"The facts are that they invited you to Alberta and not Al McKibben, and you're parroting the Canadian government's line that opponents are ill-informed and naive."
Don't let misinformation get in the way of making your point. They invite environmental organizations all the time. I was only one of maybe half a dozen journalists on the trip. And last year, Scientific American's David Biello was a guest, and he also wrote a series of informative articles on the oil sands. I can understand why some might feel that bringing this information to readers is threatening, but my feeling is that it's better to be informed.
As far as "parroting the government line" -- I have been arguing for a couple of years -- and showing why -- opponents are ill-informed. It has zero to do with the Canadian government's position on the matter. Take a read through the link I provided where I show the relative impact of oil sands versus the world's coal. It's just a gross misallocation of resources given the relative threats. Oil sands -- under any realistic scenario -- won't make a thimble full of difference. Coal makes all the difference. Chinese coal to be specific, which once again set a record for use last year. The Chinese are adding a Keystone XL equivalent with every coal plant they build, and there are 1200 new coal plants in various stages in developing countries (3/4ths in India and China).
"it's reasonable under any standard to suggest a conflict of interest exists when a journalist is compensated by a source."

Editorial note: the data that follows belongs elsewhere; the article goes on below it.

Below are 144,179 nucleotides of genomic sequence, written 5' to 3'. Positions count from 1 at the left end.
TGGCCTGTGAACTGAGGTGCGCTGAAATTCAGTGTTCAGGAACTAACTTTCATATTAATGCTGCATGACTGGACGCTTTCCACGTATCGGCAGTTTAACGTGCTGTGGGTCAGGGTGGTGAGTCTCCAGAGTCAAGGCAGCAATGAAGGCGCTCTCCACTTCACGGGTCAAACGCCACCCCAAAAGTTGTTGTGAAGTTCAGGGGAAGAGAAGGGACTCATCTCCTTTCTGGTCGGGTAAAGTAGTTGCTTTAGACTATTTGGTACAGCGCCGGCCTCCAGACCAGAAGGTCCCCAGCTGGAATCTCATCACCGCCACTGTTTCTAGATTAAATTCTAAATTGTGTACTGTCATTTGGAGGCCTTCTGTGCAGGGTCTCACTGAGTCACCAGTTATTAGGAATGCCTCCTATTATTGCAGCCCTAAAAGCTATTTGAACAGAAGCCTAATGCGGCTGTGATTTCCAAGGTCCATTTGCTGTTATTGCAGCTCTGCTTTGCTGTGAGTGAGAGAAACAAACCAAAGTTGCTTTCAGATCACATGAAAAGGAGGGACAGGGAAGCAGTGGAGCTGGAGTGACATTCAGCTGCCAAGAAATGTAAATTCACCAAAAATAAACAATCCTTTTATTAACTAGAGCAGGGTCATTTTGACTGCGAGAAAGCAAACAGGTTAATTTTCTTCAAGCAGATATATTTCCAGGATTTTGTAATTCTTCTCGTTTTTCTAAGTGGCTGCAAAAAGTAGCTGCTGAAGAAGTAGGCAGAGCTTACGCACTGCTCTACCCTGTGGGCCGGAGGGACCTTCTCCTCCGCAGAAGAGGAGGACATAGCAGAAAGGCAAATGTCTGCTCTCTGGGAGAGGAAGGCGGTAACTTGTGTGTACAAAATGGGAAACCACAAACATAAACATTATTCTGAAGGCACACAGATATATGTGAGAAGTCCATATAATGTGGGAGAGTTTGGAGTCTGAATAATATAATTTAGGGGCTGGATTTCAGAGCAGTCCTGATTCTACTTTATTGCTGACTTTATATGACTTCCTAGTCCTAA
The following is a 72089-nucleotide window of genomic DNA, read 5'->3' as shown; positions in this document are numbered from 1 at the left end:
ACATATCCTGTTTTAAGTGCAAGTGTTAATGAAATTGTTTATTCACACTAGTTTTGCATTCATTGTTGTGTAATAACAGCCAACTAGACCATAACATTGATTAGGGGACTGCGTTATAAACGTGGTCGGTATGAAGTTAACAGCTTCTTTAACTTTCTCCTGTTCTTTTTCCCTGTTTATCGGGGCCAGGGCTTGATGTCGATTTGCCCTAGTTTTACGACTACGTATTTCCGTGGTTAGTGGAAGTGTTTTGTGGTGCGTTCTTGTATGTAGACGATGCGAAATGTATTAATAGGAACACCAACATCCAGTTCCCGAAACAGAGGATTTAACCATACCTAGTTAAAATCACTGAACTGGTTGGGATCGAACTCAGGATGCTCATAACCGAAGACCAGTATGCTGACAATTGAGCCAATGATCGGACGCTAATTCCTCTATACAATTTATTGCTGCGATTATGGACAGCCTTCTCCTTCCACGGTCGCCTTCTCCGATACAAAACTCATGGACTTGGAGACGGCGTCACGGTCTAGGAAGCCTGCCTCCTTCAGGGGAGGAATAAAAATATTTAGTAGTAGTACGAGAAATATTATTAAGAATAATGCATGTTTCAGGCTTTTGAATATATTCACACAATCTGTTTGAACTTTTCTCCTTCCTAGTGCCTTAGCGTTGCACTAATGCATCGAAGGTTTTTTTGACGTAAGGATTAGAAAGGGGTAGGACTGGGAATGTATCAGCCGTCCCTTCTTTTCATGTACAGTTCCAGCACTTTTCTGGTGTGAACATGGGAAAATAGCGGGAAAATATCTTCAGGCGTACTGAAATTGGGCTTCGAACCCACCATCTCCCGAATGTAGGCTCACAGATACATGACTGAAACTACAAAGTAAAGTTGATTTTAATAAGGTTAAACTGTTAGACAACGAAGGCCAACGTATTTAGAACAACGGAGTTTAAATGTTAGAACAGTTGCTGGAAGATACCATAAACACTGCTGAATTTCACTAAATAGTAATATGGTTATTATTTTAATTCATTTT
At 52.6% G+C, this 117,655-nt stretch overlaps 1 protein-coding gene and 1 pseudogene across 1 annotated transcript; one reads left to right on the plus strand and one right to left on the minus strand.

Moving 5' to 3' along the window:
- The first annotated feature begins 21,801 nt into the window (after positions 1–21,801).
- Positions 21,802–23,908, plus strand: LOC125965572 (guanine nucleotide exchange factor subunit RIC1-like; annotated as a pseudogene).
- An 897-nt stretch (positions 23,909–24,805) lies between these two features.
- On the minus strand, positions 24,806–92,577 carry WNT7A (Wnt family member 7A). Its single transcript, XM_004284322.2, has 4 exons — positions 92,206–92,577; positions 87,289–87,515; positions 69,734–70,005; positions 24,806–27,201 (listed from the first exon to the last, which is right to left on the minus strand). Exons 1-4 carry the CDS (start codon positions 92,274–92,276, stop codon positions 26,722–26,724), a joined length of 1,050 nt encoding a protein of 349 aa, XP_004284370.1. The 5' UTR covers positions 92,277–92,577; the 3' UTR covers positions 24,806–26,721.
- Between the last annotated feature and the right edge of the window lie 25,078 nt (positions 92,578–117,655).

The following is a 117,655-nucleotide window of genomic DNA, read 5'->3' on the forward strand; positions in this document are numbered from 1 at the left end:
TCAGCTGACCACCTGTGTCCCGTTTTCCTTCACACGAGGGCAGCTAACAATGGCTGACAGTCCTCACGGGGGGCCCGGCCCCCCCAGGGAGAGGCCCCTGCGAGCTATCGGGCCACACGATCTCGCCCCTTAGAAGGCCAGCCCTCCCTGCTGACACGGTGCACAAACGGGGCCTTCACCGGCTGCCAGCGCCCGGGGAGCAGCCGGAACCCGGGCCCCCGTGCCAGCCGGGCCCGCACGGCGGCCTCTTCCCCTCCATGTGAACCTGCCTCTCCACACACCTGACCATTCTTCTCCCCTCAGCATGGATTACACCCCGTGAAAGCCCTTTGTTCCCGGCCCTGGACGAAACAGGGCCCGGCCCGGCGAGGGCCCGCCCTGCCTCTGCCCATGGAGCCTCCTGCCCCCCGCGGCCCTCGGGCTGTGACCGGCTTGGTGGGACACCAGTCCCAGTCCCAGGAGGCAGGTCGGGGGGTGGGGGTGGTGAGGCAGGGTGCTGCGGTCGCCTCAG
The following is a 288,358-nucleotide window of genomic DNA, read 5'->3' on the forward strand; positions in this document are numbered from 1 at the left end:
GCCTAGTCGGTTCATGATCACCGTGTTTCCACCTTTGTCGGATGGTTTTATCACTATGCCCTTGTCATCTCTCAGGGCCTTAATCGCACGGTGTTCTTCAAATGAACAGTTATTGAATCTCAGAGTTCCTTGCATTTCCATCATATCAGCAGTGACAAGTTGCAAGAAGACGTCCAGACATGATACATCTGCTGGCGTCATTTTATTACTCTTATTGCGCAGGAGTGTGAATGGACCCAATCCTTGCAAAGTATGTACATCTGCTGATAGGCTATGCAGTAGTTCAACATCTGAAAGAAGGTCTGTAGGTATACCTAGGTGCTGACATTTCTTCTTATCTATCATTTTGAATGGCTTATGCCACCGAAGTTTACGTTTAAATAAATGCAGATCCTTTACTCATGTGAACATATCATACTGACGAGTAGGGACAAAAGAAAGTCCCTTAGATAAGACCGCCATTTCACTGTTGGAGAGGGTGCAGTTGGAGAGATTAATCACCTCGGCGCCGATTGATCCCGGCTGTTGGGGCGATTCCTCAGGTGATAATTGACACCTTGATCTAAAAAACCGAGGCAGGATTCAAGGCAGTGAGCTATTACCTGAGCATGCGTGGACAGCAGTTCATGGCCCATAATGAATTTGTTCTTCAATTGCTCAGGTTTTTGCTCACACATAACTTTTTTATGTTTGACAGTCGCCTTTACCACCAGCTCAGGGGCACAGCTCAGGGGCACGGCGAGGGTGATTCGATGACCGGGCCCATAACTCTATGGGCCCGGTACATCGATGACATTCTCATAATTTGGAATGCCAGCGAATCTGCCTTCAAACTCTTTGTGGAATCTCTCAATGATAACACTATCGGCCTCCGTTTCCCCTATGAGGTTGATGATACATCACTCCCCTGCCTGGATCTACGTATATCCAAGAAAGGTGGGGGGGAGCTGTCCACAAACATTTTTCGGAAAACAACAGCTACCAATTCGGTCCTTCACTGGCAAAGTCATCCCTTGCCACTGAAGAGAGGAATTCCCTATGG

I think it would reflect better on you to simply argue the facts, instead of trying to leave the implication that I am wrong because the Canadian government expenses (which I wouldn't call "compensation"). Most of the feedback I have gotten is that my articles were quite balanced. If you haven't read them all, maybe you might come to a somewhat different conclusion regarding your propaganda claims.
"I would argue that you don't understand the drivers which motivate people to stand in freezing lines with banners at the White House."
Of course I do. They want to make a difference. It is also what motivates me to do what I do. It's why I have been living out of a hotel for the last 3 months to work on a project that will actually make a difference. But I would argue that the average person standing in those lines doesn't have a good grasp of the problem. They are focused on a patient's hangnail, and thinking that's going to make a big impact, while a brain tumor is killing them.
The growth in oil sands production argues otherwise; that the oil is still getting to market precisely because of that huge differential. That's my point. That is the driver for all of these workarounds, and as long as it persists the workarounds will keep popping up.